I should have known better than to predict the Fukuoka Daiei Hawks would win the 2003 Japan Series in five games over the Hanshin Tigers.
After seeing first hand that crowd at Koshien Stadium during Games 3, 4 and 5 of the Series, I believe it was virtually impossible for the Hawks to win more than one on the road in that hostile environment, and it is (now) not surprising the Tigers swept all three home contests.
There is no other group of fans in any sport in any country as vocal, as visible and as dedicated as those of the Hanshin Tigers. If there is, someone please point them out to me. Pitcher Trey Moore is right when he blurts out his favorite description of his team’s supporters: “Tigers fans wa ichi-ban yaaaaa!”
That is not a put-down of the fans of other teams but a recognition of the way the Hanshin rooters go all-out to get in the game and affect its outcome. Almost every one of the 53,000 spectators at each of those three games last week was wearing a Hanshin cap, jersey, T-shirt and/or happi coat. Well, maybe 52,500; there were about 500 people high in the left field bleachers cheering for the Hawks.
In addition, just about every Tigers fan participated in the constant, on-every-pitch rhythmic chanting and synchronized banging of plastic miniature-bat megaphones, the seventh-inning colored jet-balloon launch and proud singing of “Rokko Oroshi,” the team fight song.
They also toss in a chorus of “Auld Lang Syne” for good measure.
I had the pleasure of sitting in the Koshien stands at Game 4 on Oct. 23 with the family of Tigers relief pitcher Jerrod Riggan: his father Jerry, mother Camille and brother Nate, along with Jerrod’s wife Jennifer and 1-year-old son Turk (named after Turk Wendell, Riggan’s friend and teammate and with the New York Mets in 2000 and 2001).
Jerry Riggan said, when his son joined the Tigers in mid-season, Jerrod tried to explain over the phone the awesome nature of the Hanshin cheering activities but gave up and said, “Dad, you’ve just got to see it to believe it.”
So the Riggans came to Osaka from their home in Brewster, Wash., in mid-summer to witness first hand the spectacle that was even more impressive on their second trip during the Japan Series.
“I’ve never seen anything like it. It’s just amazing,” said Jerry, during a between-innings break when you could actually hear what the person next to you was saying.
I think there are two main factors why those fans act as they do: First, their team only wins the pennant every 15-20 years. The last three Central League championships were in 1964, 1985 and 2003.
So, when the Tigers win the flag, the backers are releasing two decades of stored-up emotions and the frustration of numerous B-class (second division) finishes, including time in the Central League basement.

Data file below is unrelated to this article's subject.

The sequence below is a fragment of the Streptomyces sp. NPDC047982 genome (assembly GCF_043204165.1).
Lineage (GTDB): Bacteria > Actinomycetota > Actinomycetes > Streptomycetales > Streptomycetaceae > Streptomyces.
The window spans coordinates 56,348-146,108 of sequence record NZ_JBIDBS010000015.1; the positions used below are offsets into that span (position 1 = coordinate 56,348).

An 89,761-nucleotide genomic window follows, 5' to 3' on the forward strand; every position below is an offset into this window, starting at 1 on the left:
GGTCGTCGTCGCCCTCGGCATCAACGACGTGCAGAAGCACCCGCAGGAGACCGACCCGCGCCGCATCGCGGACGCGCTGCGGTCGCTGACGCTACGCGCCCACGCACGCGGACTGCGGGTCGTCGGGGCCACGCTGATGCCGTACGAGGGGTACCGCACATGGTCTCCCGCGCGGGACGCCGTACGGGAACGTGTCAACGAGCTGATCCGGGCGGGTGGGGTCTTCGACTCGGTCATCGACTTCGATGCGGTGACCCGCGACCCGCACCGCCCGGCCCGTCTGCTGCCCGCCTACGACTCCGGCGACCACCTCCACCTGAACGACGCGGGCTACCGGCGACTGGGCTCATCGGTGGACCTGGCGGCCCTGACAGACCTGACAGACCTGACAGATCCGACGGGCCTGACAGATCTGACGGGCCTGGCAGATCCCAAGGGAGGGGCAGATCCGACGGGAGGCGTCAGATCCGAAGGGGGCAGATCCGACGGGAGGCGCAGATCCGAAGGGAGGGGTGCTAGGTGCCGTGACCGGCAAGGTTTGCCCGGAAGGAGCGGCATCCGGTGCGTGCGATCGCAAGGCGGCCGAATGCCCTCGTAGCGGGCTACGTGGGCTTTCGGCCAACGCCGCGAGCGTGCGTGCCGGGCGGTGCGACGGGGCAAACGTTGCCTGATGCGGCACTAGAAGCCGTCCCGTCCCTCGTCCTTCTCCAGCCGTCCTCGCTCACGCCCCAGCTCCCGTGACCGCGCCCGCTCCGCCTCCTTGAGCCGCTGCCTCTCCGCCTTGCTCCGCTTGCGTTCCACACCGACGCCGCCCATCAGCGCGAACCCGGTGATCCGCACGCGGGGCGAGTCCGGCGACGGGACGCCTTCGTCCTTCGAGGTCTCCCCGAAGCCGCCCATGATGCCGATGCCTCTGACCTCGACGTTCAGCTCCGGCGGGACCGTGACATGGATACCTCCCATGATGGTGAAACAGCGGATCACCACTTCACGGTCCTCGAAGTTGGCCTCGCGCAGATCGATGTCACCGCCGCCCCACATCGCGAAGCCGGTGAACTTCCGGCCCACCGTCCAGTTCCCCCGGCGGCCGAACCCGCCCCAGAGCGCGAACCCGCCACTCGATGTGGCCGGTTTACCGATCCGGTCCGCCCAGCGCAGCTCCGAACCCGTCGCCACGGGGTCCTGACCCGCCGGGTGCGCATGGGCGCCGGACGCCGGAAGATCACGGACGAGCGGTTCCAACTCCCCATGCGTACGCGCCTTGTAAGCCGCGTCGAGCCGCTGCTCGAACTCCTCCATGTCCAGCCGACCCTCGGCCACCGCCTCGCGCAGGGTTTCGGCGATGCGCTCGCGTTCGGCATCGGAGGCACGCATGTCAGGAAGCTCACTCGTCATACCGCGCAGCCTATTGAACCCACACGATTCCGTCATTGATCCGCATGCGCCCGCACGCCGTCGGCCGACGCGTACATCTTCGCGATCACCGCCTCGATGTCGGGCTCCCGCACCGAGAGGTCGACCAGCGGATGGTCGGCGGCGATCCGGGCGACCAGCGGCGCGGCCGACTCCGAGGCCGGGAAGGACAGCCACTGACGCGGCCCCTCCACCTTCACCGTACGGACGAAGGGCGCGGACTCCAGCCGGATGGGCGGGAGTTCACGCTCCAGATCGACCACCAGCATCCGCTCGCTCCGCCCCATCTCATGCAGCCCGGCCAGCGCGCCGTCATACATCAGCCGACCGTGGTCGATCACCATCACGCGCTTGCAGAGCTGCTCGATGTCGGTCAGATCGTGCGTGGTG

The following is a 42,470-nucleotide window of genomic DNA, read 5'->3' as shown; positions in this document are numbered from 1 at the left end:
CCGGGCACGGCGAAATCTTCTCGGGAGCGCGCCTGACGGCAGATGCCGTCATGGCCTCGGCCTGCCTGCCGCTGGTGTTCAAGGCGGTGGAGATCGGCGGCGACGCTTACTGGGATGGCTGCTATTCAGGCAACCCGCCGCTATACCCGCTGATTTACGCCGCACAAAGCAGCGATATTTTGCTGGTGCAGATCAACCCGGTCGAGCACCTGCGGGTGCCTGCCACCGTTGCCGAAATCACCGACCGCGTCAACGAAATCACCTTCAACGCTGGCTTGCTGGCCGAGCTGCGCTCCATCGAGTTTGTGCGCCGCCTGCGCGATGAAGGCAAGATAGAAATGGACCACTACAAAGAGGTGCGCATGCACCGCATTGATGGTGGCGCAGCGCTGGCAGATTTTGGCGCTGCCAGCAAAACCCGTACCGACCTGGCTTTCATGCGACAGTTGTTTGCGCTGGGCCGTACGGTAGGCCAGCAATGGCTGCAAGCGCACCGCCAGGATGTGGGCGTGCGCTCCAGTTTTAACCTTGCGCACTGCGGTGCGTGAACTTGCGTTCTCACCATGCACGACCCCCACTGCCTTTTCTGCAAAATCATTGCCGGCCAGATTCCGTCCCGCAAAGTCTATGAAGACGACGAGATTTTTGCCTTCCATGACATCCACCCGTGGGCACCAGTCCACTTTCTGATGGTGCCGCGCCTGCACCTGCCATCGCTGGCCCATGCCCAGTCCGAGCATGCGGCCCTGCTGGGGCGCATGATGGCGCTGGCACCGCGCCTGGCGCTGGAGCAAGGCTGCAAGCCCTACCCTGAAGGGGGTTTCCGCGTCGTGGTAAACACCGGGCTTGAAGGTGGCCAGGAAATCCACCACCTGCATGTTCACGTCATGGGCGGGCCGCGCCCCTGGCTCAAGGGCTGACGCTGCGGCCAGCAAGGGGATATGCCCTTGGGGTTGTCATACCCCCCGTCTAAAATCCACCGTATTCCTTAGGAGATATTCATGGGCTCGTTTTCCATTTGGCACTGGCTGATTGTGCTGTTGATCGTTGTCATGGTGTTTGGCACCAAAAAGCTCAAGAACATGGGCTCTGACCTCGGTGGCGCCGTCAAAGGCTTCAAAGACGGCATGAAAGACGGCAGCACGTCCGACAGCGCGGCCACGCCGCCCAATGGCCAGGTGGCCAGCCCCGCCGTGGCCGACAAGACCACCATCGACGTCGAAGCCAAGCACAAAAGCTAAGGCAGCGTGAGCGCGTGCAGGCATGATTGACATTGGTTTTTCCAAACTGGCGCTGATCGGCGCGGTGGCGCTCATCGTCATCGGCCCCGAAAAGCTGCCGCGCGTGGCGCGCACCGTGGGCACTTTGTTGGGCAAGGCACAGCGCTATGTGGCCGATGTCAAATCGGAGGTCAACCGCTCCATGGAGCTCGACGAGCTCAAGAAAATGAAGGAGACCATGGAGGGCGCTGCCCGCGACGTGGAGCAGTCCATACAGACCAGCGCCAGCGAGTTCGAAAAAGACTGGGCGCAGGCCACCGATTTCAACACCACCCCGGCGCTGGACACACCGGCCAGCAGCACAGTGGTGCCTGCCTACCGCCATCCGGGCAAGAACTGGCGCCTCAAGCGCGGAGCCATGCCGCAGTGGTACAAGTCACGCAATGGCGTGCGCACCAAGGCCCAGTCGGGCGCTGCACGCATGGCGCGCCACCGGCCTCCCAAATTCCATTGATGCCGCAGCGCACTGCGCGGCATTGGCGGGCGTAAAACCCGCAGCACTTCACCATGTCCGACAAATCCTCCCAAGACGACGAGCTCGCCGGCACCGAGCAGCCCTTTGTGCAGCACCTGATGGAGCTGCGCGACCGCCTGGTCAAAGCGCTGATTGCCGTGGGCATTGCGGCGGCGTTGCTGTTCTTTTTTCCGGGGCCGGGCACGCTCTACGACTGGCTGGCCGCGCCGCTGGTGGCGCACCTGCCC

Second, the sentiments were especially meaningful this year in the wake of the news of the impending retirement of manager Senichi Hoshino.
At first, it appeared Hoshino had perhaps made a mistake in stating prior to the start of the Series his intention to resign; that he should have waited until after its conclusion. However, it seemed clear the fans and players were determined to see Hoshino go out a winner, at least in his final appearance as manager before the home crowd in Game 5 on Oct. 24.
The scene was emotionally charged as the fans listened quietly (you could hear a megaphone drop) as Hoshino was interviewed following the 3-2 win that also gave Hanshin a 3-2 lead in the Series.
While you can bet the fans will always be there, it remains to be seen what will happen post-Hoshino.
Third base coach Akinobu Okada, a star of the 1985 Tigers championship team, will succeed Hoshino as manager.
It is rumored that coaches Koichi Tabuchi and Ikuo Shimano will join Hoshino in leaving the team.
American batting coach Tom O’Malley, another former Hanshin star player, says he is not sure what will happen in his case.
In addition to his major contribution toward substantially improving the club’s offensive attack, O’Malley is extremely popular as a campaign figure for the team’s official fan club and other promotions. His likeness appears on Hanshin Railway posters urging Kansai commuters to become members of the fan base organization and also the “No My Car” theme which reminds fans there is no parking at Koshien and to leave their automobiles at home. Take the train. The Hanshin train.
You would expect foreign players Riggan, fellow pitchers Trey Moore and Jeff Williams and infielder George Arias will all be invited to back play for the Tigers again in 2004.
Lefty starter Moore won 10 games and threw superbly in Game 3 of the Japan Series, while Riggan and Williams posted season ERA’s under two runs per game.
Williams was the winning hurler in Japan Series Game 4 and saved Game 5.
The pressure will be enormous on Okada to sustain what Hoshino accomplished in two seasons, taking the Tigers from last place to the pennant. But the new manager can count on the element of that “10th man,” the most intimidating unit of fans-in-the-stands in sports anywhere.
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